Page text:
Between 1896 and 1897, Antonín Dvořák composed five symphonic poems, four of which are based on verses from the collection Kytice (A Bouquet) by Karel Jaromír Erben (1811–1871). Although Dvořák surprised many people by turning to the composing of programme music, this was not as sudden a development as it might have seemed. He had already written three programmatic overtures (In Nature’s Realm, Carnival Overture, Othello), and there were other hints of his interest in extra-musical subject matter. Erben’s collection was first published in 1853. We do not know when the poems came into Dvořák’s possession, but already by 1871 he had based his song Sirotek (The Orphan) on one of them, then in 1884 he composed the cantata The Spectre’s Bride. The three symphonic poems based on Kytice – The Water Goblin, The Noon Witch, and The Golden Spinning Wheel (Zlatý kolovrat) – were composed within a very brief time span in early 1896, and a fourth, The Wood Dove, followed just a few months later.
The ballad The Golden Spinning Wheel is a poetic treatment of a fairytale by Božena Němcová. Dvořák’s Golden Spinning Wheel was premiered privately by the Orchestra of the Prague Conservatoire conducted by Antonín Bennewitz on 3 June 1896. The public world premiere took place on 26 October 1896 in London under the baton of Hans Richter. In Vienna, Josef Hellmesberger conducted The Golden Spinning Wheel on 3 November 1901. A critic wrote that Dvořák’s “long, boring work would hardly inspire the listener’s interest in becoming familiar with the poem on which it is based.” This can be explained somewhat by the comment that the subject matter was “strikingly similar to Mahler’s Das klagende Lied,” which had been premiered that February.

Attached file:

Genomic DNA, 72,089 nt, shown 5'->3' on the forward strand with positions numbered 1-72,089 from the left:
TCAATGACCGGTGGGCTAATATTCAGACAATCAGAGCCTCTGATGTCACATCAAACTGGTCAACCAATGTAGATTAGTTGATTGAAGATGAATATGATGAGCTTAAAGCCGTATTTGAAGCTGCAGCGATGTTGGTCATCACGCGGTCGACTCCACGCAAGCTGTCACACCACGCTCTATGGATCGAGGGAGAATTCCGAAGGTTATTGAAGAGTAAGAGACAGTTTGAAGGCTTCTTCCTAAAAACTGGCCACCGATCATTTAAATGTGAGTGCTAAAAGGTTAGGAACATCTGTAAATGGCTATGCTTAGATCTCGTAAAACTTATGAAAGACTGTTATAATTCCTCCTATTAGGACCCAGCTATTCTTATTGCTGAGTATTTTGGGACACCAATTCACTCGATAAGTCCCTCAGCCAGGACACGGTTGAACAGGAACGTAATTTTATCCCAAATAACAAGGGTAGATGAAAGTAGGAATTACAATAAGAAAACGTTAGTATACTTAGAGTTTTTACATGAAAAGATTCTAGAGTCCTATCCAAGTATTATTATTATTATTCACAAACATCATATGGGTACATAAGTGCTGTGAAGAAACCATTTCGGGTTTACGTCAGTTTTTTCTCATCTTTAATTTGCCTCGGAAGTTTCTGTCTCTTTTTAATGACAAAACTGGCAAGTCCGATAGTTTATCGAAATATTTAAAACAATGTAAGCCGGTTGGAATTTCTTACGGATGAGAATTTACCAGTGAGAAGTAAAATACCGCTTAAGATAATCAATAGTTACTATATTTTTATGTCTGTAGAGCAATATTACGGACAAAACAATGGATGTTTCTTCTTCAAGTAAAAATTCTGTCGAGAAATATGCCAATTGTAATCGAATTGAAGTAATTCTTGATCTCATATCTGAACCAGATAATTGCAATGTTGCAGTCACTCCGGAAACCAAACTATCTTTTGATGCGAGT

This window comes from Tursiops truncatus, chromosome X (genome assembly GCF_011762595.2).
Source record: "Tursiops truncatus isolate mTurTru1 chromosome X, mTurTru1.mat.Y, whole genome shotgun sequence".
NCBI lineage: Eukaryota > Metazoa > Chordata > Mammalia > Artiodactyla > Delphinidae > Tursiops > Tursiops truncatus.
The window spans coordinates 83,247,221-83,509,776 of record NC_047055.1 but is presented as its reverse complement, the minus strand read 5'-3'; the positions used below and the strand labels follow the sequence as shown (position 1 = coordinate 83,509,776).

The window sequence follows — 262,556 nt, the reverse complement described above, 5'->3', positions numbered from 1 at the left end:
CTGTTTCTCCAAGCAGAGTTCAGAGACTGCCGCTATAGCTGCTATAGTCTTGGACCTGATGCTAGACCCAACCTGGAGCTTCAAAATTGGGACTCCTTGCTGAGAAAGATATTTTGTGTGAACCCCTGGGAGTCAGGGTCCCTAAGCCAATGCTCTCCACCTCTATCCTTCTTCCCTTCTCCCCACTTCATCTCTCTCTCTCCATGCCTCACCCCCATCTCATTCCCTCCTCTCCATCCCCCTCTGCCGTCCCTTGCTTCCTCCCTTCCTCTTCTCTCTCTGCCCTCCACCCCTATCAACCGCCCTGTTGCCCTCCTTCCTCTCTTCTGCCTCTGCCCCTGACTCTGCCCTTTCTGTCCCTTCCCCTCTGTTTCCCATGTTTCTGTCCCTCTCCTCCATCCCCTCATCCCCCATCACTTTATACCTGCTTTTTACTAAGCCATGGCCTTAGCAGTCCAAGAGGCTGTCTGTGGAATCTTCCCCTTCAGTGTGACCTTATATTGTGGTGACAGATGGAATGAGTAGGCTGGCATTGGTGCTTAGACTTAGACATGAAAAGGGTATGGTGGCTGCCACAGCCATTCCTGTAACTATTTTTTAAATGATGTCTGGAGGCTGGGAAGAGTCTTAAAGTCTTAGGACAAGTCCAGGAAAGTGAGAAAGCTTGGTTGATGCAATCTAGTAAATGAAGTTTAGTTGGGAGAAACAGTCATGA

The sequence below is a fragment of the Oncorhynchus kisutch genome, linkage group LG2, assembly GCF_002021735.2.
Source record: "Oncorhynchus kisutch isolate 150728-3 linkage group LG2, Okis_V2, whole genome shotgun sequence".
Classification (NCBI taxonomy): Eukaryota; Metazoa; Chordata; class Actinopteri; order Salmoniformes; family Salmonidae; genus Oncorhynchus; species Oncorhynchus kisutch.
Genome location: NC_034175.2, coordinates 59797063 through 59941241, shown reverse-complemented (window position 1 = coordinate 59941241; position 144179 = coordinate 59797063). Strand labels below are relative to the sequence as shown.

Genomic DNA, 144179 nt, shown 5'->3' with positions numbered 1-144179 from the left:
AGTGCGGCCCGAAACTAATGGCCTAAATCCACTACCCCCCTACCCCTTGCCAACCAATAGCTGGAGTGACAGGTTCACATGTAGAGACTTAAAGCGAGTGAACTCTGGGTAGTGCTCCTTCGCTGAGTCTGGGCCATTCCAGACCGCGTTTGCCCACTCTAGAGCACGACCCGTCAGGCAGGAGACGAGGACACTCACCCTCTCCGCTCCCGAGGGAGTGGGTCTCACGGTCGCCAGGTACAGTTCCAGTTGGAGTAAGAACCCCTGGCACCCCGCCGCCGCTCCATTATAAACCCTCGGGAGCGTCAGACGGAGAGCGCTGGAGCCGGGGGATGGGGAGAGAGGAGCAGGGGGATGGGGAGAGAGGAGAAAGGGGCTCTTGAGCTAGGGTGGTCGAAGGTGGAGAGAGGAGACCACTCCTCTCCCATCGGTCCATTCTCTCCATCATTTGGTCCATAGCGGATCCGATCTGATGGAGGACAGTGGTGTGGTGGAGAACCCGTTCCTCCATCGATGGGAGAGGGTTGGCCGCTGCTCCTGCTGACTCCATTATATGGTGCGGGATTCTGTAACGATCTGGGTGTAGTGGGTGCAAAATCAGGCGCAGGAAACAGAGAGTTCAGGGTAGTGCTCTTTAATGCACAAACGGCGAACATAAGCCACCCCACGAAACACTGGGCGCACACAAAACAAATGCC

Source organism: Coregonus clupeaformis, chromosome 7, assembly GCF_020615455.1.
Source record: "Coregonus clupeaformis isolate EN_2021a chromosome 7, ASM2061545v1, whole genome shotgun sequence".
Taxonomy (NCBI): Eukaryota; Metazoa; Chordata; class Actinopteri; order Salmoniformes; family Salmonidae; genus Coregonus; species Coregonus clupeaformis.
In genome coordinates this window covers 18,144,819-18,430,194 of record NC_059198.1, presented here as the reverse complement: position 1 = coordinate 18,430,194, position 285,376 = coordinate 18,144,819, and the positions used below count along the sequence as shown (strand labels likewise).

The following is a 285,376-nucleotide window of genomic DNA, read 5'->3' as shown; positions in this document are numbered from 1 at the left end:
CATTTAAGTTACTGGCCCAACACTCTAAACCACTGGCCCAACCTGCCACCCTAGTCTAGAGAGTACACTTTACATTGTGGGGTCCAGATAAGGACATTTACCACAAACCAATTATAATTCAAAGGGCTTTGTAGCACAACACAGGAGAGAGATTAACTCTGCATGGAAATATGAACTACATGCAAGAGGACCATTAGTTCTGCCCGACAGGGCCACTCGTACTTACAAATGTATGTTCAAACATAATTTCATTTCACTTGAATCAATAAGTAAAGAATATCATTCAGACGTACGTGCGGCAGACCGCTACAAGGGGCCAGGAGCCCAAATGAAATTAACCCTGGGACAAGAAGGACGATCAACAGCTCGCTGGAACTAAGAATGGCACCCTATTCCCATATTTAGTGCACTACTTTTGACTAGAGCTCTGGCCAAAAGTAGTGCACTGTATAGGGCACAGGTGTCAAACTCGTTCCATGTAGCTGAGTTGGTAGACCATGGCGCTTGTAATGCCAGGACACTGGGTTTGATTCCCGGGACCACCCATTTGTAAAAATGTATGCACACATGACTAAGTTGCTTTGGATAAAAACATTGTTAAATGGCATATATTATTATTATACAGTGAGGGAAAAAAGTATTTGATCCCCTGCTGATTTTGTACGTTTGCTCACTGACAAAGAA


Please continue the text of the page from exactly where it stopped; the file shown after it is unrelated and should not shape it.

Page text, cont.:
The subject matter of The Golden Spinning Wheel was surprising, as was the free form of its musical treatment, which subjugated to the dramatic action of the story. While the first reactions were cautious, positive aspects of the work were also noted. The objections to the composition grew after Dvořák’s death. The music was criticised for being illustrative, episodic, fragmentary, and too slavishly bound to its (unspoken) text at the expense of musical logic. The motivic material binds the form together. Dvořák works with “characteristic” motifs and their variants (for example, an accompanimental motif from the “hunting scene” is developed into the spinning wheel theme), which can also express their opposites (e.g. the motif of the king has the same nucleus as the motif of the step-mother). A rhythmic ostinato represents the turning of the spinning wheel, and the spinning wheel motif runs through the whole piece, and it can be felt as a premonition of evil even in Dvořák’s lyrical song of love. The music of The Golden Spinning Wheel is, however, viable and comprehensible on its own, independent from its textual basis, because of the balanced symbiosis of all of its compositional elements, further enhanced by Dvořák’s splendid orchestration.